Your glasses are on your head.
You must walk around the lake to get there.
Sometimes, prepositional phrases can act as nouns if the right conditions are in place. Take the following example:
My favorite place is in bed.
"In bed" is the noun phrase here. It also happens to contain a preposition. The result? A prepositional phrase acting as a noun!
Here are some more examples:
The cat's safe place is under the table.
I'm going to the cabin by the lake.
During the meeting is not the best time to be texting.
Prepositions can be combined with a verb to form a prepositional verb. When this happens, they function as ordinary verbs do.
The verb and the preposition in a prepositional verb can't be separated, or the meaning would change. Here are some examples of prepositional verbs:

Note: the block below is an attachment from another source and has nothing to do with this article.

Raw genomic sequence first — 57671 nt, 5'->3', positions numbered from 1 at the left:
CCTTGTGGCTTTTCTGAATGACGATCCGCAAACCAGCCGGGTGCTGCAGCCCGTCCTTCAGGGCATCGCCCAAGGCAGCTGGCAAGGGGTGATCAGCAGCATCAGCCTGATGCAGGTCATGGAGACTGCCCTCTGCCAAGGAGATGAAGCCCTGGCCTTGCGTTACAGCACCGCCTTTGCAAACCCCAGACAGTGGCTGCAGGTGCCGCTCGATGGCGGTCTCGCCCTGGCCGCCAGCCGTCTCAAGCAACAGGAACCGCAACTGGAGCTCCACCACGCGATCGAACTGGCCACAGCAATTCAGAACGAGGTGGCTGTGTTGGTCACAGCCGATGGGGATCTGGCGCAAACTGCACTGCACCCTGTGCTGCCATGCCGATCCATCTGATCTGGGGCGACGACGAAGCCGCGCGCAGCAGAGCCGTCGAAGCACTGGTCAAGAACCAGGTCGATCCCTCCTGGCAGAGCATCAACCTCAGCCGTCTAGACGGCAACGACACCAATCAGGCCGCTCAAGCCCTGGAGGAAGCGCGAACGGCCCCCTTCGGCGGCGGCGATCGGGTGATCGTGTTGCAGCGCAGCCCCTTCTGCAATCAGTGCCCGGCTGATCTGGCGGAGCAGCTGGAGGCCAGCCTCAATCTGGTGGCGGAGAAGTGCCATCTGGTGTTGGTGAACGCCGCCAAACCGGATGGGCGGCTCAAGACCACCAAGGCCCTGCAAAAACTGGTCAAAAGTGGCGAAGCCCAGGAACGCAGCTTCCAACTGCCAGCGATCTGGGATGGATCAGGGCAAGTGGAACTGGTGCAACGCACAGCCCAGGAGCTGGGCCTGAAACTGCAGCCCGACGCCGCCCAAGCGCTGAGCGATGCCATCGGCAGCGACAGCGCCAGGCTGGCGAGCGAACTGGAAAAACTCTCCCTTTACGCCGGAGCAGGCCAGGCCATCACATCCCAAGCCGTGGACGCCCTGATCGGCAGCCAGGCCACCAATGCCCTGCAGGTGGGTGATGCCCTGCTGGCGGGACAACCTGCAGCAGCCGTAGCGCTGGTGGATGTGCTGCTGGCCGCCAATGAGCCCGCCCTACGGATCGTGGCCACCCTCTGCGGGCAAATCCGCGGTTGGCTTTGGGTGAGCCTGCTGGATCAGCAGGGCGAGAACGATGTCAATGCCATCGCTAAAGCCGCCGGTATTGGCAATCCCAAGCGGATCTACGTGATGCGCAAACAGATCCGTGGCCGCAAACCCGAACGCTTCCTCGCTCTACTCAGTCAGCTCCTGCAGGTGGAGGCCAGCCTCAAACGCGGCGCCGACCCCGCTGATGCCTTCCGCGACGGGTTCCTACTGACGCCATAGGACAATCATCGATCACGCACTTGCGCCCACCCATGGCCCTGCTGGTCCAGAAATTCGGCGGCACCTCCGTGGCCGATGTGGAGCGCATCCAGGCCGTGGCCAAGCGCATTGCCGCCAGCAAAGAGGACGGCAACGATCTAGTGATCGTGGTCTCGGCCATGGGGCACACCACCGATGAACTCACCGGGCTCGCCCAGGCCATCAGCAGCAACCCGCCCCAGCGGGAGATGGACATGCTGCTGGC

Remember participles? They're those verb forms that can be used as adjectives or to form different tenses.
There are present participles, like the following:
And there are past participles, like these:
What if I told you that these participles can sometimes be prepositions?
But how can you tell the difference between the many functions a participle can take on and a participial preposition?
Bearing in mind that prepositions are typically followed by an object, so much is true for participle prepositions, too.
Remember also that the object is always a noun, a noun phrase, or a pronoun, but never a verb.
Let's look at some examples of sentences containing participial prepositions (underlined).
Please address all questions regarding the report to Dan.